If you want an alternative to a scatter plot, then a parallel coordinates plot may work, particularly if you are trying to show the relationship between many variables. You "have a lot of graphs", and a parallel coordinates plot might be able to reduce that down to one! Here's an example on the famous Iris data set, taken from Wikipedia (image credit):
The plot shows variation between species very clearly. You might choose to colour by geographic region or level of development instead. We can see how hard it is to distinguish the three species based on sepal width, but there is more separation in their petal lengths. After a bit of mental adjustment (our eyes can be too trained to look for an "upward slope"), there is obviously a positive correlation between petal width and petal length because higher petal widths are associated with higher petal lengths. Flowers at the top of the scale for one, tend to be at the top of the scale for the other - this is manifested in roughly parallel lines running between the axes. On the other hand there is a negative correlation between sepal width and sepal length, because plants with a high sepal width tend to move down to having a low sepal length and vice versa (we see diagonal lines crossing over).
The image manages to capture much of the information available in a whole matrix of scatter plots (image credit):
On the positive side, the parallel axis plot gives us the ability to follow an individual across all measured variables: if we see two interesting points on two separate scatterplots, particularly outliers, it may not be evident whether they represent the same individual, but on a parallel axis plot we can just "follow the thread". On the downside, ditching all those scatter plots throws away information about multivariate relationships. Most obviously, we can't see some details of the clustering so clearly (though note Nick Cox recommends parallel coordinate plots for the purpose of investigating how "deep" clustering goes through the variables) and possibilities for linear discrimination are completely obscured. Also, it can get hard to see correlations between axes which are far apart on the parallel coordinates plot, which would be more evident in a scatter matrix.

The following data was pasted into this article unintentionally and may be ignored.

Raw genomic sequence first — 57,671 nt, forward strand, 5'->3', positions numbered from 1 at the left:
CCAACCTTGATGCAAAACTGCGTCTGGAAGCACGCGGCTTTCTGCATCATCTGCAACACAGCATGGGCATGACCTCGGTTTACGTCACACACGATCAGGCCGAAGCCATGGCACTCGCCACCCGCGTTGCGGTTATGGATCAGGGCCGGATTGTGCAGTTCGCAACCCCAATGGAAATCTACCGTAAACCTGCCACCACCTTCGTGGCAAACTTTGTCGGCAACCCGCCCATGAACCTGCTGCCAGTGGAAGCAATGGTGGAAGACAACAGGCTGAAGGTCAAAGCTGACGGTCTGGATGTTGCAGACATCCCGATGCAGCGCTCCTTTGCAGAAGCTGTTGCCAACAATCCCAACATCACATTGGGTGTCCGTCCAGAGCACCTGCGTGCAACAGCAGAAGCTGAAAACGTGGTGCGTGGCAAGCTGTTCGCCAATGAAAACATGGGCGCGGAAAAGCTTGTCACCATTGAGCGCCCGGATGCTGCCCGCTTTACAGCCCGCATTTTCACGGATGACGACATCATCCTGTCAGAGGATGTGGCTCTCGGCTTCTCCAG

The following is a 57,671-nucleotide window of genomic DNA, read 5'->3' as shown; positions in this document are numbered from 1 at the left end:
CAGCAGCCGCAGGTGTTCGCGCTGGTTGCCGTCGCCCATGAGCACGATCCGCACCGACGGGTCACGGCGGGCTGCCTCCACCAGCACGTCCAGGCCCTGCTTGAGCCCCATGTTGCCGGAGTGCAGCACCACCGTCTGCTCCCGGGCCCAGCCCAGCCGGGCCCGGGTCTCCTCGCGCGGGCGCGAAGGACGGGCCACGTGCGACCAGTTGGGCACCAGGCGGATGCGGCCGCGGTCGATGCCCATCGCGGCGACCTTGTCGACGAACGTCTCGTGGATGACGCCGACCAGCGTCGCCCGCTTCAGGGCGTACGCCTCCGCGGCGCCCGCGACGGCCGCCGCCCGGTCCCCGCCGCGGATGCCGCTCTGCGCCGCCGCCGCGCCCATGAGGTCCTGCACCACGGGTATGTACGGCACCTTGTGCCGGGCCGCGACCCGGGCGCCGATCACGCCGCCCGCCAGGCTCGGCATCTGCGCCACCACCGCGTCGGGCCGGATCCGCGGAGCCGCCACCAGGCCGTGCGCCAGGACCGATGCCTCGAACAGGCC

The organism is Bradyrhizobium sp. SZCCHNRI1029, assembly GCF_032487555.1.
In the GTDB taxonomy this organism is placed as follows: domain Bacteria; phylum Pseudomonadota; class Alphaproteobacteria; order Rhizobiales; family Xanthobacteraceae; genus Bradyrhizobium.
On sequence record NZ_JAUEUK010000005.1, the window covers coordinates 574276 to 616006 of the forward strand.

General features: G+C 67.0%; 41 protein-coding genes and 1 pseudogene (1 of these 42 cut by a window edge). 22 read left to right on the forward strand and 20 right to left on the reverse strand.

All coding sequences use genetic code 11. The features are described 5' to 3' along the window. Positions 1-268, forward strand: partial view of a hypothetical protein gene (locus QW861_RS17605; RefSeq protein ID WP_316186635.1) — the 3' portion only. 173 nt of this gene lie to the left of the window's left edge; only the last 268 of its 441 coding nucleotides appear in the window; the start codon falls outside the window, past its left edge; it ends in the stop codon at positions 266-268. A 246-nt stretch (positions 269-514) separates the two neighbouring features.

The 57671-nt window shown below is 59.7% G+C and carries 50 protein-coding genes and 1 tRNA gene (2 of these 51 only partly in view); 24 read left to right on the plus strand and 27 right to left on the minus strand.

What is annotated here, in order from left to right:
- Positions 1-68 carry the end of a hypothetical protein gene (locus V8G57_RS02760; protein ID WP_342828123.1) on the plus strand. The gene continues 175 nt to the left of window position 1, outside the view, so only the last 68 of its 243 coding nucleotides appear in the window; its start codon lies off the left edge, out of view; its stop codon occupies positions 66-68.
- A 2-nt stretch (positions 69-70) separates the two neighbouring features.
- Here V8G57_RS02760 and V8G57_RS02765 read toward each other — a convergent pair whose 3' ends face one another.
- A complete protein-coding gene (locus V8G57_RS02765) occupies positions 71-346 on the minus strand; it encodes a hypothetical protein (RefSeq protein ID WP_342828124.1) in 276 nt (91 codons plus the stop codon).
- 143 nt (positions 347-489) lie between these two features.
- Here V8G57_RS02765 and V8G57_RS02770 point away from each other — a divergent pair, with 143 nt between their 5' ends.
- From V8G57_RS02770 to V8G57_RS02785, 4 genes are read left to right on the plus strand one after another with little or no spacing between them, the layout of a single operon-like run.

If you have the option of interactivity, rather than a static visualization, then parallel coordinate plots offer you some options to get around this. For example, a user can switch the order of the axes, putting variables next to each other to see the relationship of interest more clearly. Because positive and negative correlation behave so differently on a parallel coordinates plot, it's helpful to be able to flip an axis (if you reverse the direction of an axis which has negative correlation with an adjacent axis, then the lines between them get "untangled"). Even on a static plot, it's most effective to reverse axes to produce as many positive correlations as possible, and order axes so as to make consecutive correlations as strong as possible, since it's hard to follow a strand through a tangle (see Nick Cox on this point).
Perhaps the most important interactive feature is brushing and linking: the user can select e.g. the upper quartile of individuals based on one variable, and their lines are automatically highlighted all the way through the plot. If on another axis, points mostly around the top are highlighted, then this suggests positive correlation (but we ought to check to see the lower quartile is associated with points around the bottom of the second variable); if points mostly around the bottom are highlighted, it suggests negative correlation; if a selection of points randomly scattered all the way up the axis are highlighted, it suggests little correlation.
With the number of countries you're including, it seems difficult to label them all on any plot unless you have unusually generous space constraints. You may have to settle for highlighting only the most important individual countries. On an interactive visualization, hover labels can avoid clutter (as @xan points out) and perhaps you could allow users to highlight all countries in a given region (or some other grouping) which might automatically display their labels.
If you only use a limited number of labels, one place you might consider putting them is on the axes themselves. If you look at Edward Tufte's The Visual Display of Quantitative Information, Chapter 7: Multifunctioning Graphical Elements, you'll see this closely resembles Tufte's suggestion for what he called a "table-graphic" for government tax receipts (it may be more familiar to you as a "slopegraph"). Each axis becomes a sort of ranking table, which is a nice feature. (There are some differences between the approaches, particularly since Tufte's example table-graphic used the same units and scale on each axis, rather than normalizing the data to fit on, and since his "axes" represented an earlier and later time period, the slopes had an additional interpretation as a rate of growth. Those interpretations will not generally hold for a parallel coordinates plot, but the idea of a ranking table on each axis does.)
Links and references